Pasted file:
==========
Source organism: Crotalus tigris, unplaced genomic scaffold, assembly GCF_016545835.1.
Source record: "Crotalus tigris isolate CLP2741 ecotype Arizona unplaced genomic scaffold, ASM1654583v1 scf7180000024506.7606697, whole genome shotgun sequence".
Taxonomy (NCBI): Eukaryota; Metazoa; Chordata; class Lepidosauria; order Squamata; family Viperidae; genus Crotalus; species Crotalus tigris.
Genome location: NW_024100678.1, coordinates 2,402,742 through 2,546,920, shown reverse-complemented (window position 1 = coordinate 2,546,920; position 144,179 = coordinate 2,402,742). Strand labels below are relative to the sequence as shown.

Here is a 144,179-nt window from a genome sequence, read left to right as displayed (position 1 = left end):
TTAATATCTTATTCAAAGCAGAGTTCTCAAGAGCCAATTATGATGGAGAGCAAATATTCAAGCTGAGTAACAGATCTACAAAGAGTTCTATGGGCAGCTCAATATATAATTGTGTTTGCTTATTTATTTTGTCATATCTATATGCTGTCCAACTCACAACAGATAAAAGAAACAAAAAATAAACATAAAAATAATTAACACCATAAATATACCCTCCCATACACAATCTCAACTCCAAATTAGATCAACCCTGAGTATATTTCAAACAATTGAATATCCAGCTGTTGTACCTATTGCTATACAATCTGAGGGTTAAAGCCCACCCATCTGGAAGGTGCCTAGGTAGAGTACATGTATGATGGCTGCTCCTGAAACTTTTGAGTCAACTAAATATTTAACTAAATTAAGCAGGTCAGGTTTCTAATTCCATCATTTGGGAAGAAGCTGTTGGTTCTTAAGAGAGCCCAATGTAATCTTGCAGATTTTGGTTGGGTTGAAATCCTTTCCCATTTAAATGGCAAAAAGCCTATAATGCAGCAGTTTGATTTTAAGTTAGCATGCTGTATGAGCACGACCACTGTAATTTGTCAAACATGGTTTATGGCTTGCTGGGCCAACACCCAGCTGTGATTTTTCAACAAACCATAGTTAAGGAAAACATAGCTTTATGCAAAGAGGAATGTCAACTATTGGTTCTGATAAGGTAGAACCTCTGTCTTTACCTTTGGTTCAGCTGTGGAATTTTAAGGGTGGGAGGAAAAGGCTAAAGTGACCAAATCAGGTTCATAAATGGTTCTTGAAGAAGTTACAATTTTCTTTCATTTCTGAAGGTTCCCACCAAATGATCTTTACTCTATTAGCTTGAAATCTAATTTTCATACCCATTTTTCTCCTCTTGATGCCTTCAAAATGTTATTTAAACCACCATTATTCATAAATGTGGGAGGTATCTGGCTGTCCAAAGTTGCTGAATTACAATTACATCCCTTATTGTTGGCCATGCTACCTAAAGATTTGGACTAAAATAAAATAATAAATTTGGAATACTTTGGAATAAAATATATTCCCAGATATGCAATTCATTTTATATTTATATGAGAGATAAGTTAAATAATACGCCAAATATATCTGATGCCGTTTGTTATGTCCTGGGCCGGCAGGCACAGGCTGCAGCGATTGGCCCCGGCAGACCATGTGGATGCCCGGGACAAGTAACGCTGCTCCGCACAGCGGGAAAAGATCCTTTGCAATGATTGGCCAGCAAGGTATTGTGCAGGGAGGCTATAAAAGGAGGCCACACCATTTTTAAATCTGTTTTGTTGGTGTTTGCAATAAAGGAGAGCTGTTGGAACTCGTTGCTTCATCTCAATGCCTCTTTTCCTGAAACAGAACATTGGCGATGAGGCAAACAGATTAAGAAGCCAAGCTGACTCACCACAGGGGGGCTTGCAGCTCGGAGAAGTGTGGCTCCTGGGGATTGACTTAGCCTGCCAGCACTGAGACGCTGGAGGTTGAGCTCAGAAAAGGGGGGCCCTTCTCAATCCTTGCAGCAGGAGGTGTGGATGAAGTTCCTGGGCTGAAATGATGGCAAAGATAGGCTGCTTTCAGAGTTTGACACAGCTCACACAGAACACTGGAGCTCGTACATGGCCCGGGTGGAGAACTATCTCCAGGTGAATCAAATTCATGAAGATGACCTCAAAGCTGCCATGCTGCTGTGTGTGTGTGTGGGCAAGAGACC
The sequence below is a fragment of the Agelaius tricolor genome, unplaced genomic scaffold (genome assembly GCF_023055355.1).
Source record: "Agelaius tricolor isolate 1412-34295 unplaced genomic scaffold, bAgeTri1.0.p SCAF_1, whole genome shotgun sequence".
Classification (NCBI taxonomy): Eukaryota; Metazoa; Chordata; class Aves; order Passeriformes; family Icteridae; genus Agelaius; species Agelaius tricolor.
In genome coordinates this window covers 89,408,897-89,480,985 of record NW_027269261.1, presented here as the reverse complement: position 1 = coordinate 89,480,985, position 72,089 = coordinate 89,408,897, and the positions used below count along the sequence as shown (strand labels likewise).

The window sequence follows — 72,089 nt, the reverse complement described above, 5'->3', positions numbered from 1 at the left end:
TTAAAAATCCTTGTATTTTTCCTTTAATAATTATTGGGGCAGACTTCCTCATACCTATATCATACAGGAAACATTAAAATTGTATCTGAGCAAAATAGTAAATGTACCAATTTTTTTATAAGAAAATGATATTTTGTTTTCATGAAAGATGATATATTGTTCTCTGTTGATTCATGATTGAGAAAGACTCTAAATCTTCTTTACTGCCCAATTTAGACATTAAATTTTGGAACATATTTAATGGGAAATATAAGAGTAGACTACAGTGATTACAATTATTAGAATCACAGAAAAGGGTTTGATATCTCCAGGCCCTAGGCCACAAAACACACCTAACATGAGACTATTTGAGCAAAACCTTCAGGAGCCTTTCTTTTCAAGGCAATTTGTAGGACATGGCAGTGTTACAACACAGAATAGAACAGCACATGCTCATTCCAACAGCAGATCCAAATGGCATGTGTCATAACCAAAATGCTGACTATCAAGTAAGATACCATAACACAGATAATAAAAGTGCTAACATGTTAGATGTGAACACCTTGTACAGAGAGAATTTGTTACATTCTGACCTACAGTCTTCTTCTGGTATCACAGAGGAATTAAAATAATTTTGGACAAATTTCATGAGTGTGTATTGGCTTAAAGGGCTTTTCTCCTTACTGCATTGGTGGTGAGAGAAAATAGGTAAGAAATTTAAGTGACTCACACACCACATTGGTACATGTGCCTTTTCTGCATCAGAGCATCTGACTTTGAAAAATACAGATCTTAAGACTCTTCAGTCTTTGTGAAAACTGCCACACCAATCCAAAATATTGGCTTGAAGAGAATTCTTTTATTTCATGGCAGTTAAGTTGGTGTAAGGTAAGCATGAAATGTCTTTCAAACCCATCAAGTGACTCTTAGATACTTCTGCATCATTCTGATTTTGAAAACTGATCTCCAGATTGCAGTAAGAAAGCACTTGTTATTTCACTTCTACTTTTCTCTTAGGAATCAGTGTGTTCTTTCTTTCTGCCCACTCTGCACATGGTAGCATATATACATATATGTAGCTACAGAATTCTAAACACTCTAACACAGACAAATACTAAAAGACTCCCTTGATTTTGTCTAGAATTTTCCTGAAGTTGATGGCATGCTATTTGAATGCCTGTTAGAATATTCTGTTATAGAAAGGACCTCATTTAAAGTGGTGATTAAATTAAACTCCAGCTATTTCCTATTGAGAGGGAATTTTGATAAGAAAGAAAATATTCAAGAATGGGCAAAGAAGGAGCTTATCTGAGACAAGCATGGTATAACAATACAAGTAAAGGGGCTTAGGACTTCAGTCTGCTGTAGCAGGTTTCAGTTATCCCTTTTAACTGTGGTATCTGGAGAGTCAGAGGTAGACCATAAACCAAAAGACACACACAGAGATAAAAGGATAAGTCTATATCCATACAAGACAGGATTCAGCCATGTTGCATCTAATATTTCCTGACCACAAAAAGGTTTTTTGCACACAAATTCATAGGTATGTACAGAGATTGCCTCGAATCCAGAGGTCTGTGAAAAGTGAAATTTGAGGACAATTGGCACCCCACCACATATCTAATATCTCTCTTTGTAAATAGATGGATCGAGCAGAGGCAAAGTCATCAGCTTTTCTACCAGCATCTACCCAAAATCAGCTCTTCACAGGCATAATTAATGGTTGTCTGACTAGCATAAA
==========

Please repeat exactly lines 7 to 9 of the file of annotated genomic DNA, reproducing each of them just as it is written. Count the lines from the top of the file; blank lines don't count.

The sequence below is a fragment of the Agelaius tricolor genome, unplaced genomic scaffold (genome assembly GCF_023055355.1).
Source record: "Agelaius tricolor isolate 1412-34295 unplaced genomic scaffold, bAgeTri1.0.p SCAF_1, whole genome shotgun sequence".
Classification (NCBI taxonomy): Eukaryota; Metazoa; Chordata; class Aves; order Passeriformes; family Icteridae; genus Agelaius; species Agelaius tricolor.